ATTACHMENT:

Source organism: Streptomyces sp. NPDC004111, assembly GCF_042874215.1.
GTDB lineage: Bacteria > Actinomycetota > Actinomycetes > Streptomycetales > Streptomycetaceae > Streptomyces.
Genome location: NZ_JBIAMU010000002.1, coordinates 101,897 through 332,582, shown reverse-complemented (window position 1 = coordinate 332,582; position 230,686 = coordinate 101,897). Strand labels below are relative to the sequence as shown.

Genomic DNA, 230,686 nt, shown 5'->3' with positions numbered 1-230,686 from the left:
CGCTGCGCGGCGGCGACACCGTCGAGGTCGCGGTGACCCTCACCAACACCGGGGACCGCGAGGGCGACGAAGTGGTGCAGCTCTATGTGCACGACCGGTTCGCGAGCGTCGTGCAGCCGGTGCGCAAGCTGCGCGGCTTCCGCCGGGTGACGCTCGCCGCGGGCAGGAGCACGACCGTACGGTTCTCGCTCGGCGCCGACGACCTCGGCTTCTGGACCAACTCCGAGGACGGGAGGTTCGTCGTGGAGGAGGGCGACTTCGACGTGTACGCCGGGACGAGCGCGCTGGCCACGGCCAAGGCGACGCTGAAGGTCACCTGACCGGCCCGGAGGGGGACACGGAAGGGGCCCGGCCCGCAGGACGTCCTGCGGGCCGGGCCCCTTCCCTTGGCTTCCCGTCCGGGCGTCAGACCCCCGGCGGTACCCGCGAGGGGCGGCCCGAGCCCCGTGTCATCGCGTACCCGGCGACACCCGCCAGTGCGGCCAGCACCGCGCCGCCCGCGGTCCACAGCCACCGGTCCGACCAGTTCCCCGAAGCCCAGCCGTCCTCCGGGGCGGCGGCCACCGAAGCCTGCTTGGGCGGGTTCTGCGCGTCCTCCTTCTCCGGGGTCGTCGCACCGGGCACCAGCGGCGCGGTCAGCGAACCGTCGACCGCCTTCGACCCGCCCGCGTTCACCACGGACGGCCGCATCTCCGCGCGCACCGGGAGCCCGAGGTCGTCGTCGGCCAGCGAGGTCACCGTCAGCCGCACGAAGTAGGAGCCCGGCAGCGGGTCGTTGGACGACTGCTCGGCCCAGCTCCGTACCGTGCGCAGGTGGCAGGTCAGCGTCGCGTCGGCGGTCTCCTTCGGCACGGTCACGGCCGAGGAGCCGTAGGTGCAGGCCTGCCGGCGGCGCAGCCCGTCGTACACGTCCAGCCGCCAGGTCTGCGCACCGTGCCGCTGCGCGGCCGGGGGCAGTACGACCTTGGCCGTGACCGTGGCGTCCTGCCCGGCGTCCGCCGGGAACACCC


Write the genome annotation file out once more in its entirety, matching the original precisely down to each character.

Source organism: Streptomyces sp. NPDC004111, assembly GCF_042874215.1.
GTDB lineage: Bacteria > Actinomycetota > Actinomycetes > Streptomycetales > Streptomycetaceae > Streptomyces.
Genome location: NZ_JBIAMU010000002.1, coordinates 101,897 through 332,582, shown reverse-complemented (window position 1 = coordinate 332,582; position 230,686 = coordinate 101,897). Strand labels below are relative to the sequence as shown.

Genomic DNA, 230,686 nt, shown 5'->3' with positions numbered 1-230,686 from the left:
CGCTGCGCGGCGGCGACACCGTCGAGGTCGCGGTGACCCTCACCAACACCGGGGACCGCGAGGGCGACGAAGTGGTGCAGCTCTATGTGCACGACCGGTTCGCGAGCGTCGTGCAGCCGGTGCGCAAGCTGCGCGGCTTCCGCCGGGTGACGCTCGCCGCGGGCAGGAGCACGACCGTACGGTTCTCGCTCGGCGCCGACGACCTCGGCTTCTGGACCAACTCCGAGGACGGGAGGTTCGTCGTGGAGGAGGGCGACTTCGACGTGTACGCCGGGACGAGCGCGCTGGCCACGGCCAAGGCGACGCTGAAGGTCACCTGACCGGCCCGGAGGGGGACACGGAAGGGGCCCGGCCCGCAGGACGTCCTGCGGGCCGGGCCCCTTCCCTTGGCTTCCCGTCCGGGCGTCAGACCCCCGGCGGTACCCGCGAGGGGCGGCCCGAGCCCCGTGTCATCGCGTACCCGGCGACACCCGCCAGTGCGGCCAGCACCGCGCCGCCCGCGGTCCACAGCCACCGGTCCGACCAGTTCCCCGAAGCCCAGCCGTCCTCCGGGGCGGCGGCCACCGAAGCCTGCTTGGGCGGGTTCTGCGCGTCCTCCTTCTCCGGGGTCGTCGCACCGGGCACCAGCGGCGCGGTCAGCGAACCGTCGACCGCCTTCGACCCGCCCGCGTTCACCACGGACGGCCGCATCTCCGCGCGCACCGGGAGCCCGAGGTCGTCGTCGGCCAGCGAGGTCACCGTCAGCCGCACGAAGTAGGAGCCCGGCAGCGGGTCGTTGGACGACTGCTCGGCCCAGCTCCGTACCGTGCGCAGGTGGCAGGTCAGCGTCGCGTCGGCGGTCTCCTTCGGCACGGTCACGGCCGAGGAGCCGTAGGTGCAGGCCTGCCGGCGGCGCAGCCCGTCGTACACGTCCAGCCGCCAGGTCTGCGCACCGTGCCGCTGCGCGGCCGGGGGCAGTACGACCTTGGCCGTGACCGTGGCGTCCTGCCCGGCGTCCGCCGGGAACACCC